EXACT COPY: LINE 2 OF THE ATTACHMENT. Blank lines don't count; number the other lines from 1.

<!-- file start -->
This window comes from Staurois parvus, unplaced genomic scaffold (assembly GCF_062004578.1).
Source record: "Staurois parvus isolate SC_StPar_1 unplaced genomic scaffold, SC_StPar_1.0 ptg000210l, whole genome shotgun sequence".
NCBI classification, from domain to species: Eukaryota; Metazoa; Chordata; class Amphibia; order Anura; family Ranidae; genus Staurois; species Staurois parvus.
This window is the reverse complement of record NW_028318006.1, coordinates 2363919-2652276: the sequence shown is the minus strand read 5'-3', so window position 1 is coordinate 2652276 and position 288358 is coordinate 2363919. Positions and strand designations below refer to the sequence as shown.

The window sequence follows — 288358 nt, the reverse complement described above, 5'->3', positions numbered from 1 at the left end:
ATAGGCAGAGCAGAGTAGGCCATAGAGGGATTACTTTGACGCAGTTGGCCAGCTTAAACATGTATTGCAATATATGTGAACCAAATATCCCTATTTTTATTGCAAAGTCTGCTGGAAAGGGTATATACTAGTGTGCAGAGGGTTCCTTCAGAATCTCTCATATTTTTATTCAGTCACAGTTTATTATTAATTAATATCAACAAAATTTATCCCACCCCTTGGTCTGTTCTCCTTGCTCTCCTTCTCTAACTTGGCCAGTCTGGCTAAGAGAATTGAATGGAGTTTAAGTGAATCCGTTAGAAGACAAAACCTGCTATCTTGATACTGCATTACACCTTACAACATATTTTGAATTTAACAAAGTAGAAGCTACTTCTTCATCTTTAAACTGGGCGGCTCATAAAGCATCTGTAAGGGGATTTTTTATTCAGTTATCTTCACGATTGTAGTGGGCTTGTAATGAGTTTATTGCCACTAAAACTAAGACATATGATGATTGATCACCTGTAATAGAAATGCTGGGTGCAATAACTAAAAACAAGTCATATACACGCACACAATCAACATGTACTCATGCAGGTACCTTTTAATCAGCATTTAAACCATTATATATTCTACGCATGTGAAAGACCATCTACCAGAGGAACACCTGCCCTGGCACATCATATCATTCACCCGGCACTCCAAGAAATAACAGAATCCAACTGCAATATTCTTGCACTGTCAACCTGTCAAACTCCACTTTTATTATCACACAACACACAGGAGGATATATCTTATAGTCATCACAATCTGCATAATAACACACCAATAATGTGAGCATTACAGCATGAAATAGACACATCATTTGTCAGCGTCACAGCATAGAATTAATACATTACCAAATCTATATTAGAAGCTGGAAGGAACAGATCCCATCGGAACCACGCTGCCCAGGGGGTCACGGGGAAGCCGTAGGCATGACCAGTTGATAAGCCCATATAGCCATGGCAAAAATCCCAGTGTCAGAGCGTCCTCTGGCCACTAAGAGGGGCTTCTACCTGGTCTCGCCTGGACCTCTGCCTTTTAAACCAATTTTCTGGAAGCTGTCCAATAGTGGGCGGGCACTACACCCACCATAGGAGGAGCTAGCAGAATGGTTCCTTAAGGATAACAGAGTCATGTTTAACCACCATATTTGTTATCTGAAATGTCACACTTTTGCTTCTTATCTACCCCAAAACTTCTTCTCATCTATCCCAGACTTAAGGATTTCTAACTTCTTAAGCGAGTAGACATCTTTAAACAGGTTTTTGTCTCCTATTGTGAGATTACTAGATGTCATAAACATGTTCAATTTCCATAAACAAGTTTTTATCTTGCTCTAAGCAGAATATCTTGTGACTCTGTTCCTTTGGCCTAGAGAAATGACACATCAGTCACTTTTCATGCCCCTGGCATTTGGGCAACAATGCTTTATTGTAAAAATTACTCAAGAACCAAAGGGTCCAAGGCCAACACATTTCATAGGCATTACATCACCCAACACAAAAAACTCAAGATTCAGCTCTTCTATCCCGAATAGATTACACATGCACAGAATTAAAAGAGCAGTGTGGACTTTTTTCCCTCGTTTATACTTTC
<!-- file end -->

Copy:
Source record: "Staurois parvus isolate SC_StPar_1 unplaced genomic scaffold, SC_StPar_1.0 ptg000210l, whole genome shotgun sequence".